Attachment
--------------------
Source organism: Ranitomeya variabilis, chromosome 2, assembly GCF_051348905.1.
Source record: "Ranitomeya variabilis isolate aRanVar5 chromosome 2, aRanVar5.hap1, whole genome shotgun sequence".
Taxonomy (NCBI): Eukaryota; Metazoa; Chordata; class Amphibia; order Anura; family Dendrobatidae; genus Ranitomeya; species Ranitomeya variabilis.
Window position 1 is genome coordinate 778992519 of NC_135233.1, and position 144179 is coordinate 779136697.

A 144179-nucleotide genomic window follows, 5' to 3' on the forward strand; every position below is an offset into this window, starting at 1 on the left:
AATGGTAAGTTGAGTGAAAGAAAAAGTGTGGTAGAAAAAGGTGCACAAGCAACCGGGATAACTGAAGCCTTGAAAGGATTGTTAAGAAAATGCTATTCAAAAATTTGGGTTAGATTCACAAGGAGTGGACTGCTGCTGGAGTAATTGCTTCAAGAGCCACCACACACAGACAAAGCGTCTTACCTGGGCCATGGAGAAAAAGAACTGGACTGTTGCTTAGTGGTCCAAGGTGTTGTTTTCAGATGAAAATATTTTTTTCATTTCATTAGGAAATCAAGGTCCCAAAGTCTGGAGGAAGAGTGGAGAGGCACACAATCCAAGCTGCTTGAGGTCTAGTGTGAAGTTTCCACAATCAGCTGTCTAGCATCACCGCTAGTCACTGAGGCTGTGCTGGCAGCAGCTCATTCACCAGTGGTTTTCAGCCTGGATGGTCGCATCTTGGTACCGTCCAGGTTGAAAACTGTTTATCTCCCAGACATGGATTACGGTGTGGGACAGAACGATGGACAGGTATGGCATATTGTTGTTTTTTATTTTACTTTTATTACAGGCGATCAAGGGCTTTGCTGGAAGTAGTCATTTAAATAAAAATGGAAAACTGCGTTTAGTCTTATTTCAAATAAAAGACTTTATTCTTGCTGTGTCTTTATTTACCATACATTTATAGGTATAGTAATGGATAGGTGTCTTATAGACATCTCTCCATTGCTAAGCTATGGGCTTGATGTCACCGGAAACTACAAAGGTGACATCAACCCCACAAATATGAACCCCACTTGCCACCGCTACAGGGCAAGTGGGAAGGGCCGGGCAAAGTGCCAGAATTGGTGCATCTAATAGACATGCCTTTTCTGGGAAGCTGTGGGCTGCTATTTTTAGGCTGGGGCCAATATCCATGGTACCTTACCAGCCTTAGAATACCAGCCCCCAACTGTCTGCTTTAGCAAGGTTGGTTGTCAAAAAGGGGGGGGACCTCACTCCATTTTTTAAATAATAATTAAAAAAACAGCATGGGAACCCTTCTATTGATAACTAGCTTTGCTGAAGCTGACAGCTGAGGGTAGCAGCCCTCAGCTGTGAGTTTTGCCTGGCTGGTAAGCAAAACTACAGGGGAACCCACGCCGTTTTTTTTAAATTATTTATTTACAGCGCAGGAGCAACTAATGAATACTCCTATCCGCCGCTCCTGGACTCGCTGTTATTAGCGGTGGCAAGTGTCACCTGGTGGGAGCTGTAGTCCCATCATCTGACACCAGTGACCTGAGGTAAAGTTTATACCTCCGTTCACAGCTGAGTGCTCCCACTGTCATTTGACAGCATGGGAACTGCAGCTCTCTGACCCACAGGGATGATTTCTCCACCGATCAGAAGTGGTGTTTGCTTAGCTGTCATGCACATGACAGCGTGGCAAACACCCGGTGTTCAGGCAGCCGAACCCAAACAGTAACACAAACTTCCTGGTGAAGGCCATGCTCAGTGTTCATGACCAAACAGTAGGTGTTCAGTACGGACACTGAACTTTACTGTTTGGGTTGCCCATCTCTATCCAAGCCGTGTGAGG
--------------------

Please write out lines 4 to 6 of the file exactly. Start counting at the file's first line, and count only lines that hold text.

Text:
Window position 1 is genome coordinate 778992519 of NC_135233.1, and position 144179 is coordinate 779136697.

A 144179-nucleotide genomic window follows, 5' to 3' on the forward strand; every position below is an offset into this window, starting at 1 on the left:
AATGGTAAGTTGAGTGAAAGAAAAAGTGTGGTAGAAAAAGGTGCACAAGCAACCGGGATAACTGAAGCCTTGAAAGGATTGTTAAGAAAATGCTATTCAAAAATTTGGGTTAGATTCACAAGGAGTGGACTGCTGCTGGAGTAATTGCTTCAAGAGCCACCACACACAGACAAAGCGTCTTACCTGGGCCATGGAGAAAAAGAACTGGACTGTTGCTTAGTGGTCCAAGGTGTTGTTTTCAGATGAAAATATTTTTTTCATTTCATTAGGAAATCAAGGTCCCAAAGTCTGGAGGAAGAGTGGAGAGGCACACAATCCAAGCTGCTTGAGGTCTAGTGTGAAGTTTCCACAATCAGCTGTCTAGCATCACCGCTAGTCACTGAGGCTGTGCTGGCAGCAGCTCATTCACCAGTGGTTTTCAGCCTGGATGGTCGCATCTTGGTACCGTCCAGGTTGAAAACTGTTTATCTCCCAGACATGGATTACGGTGTGGGACAGAACGATGGACAGGTATGGCATATTGTTGTTTTTTATTTTACTTTTATTACAGGCGATCAAGGGCTTTGCTGGAAGTAGTCATTTAAATAAAAATGGAAAACTGCGTTTAGTCTTATTTCAAATAAAAGACTTTATTCTTGCTGTGTCTTTATTTACCATACATTTATAGGTATAGTAATGGATAGGTGTCTTATAGACATCTCTCCATTGCTAAGCTATGGGCTTGATGTCACCGGAAACTACAAAGGTGACATCAACCCCACAAATATGAACCCCACTTGCCACCGCTACAGGGCAAGTGGGAAGGGCCGGGCAAAGTGCCAGAATTGGTGCATCTAATAGACATGCCTTTTCTGGGAAGCTGTGGGCTGCTATTTTTAGGCTGGGGCCAATATCCATGGTACCTTACCAGCCTTAGAATACCAGCCCCCAACTGTCTGCTTTAGCAAGGTTGGTTGTCAAAAAGGGGGGGGACCTCACTCCATTTTTTAAATAATAATTAAAAAAACAGCATGGGAACCCTTCTATTGATAACTAGCTTTGCTGAAGCTGACAGCTGAGGGTAGCAGCCCTCAGCTGTGAGTTTTGCCTGGCTGGTAAGCAAAACTACAGGGGAACCCACGCCGTTTTTTTTAAATTATTTATTTACAGCGCAGGAGCAACTAATGAATACTCCTATCCGCCGCTCCTGGACTCGCTGTTATTAGCGGTGGCAAGTGTCACCTGGTGGGAGCTGTAGTCCCATCATCTGACACCAGTGACCTGAGGTAAAGTTTATACCTCCGTTCACAGCTGAGTGCTCCCACTGTCATTTGACAGCATGGGAACTGCAGCTCTCTGACCCACAGGGATGATTTCTCCACCGATCAGAAGTGGTGTTTGCTTAGCTGTCATGCACATGACAGCGTGGCAAACACCCGGTGTTCAGGCAGCCGAACCCAAACAGTAACACAAACTTCCTGGTGAAGGCCATGCTCAGTGTTCATGACCAAACAGTAGGTGTTCAGTACGGACACTGAACTTTACTGTTTGGGTTGCCCATCTCTATCCAAGCCGTGTGAGG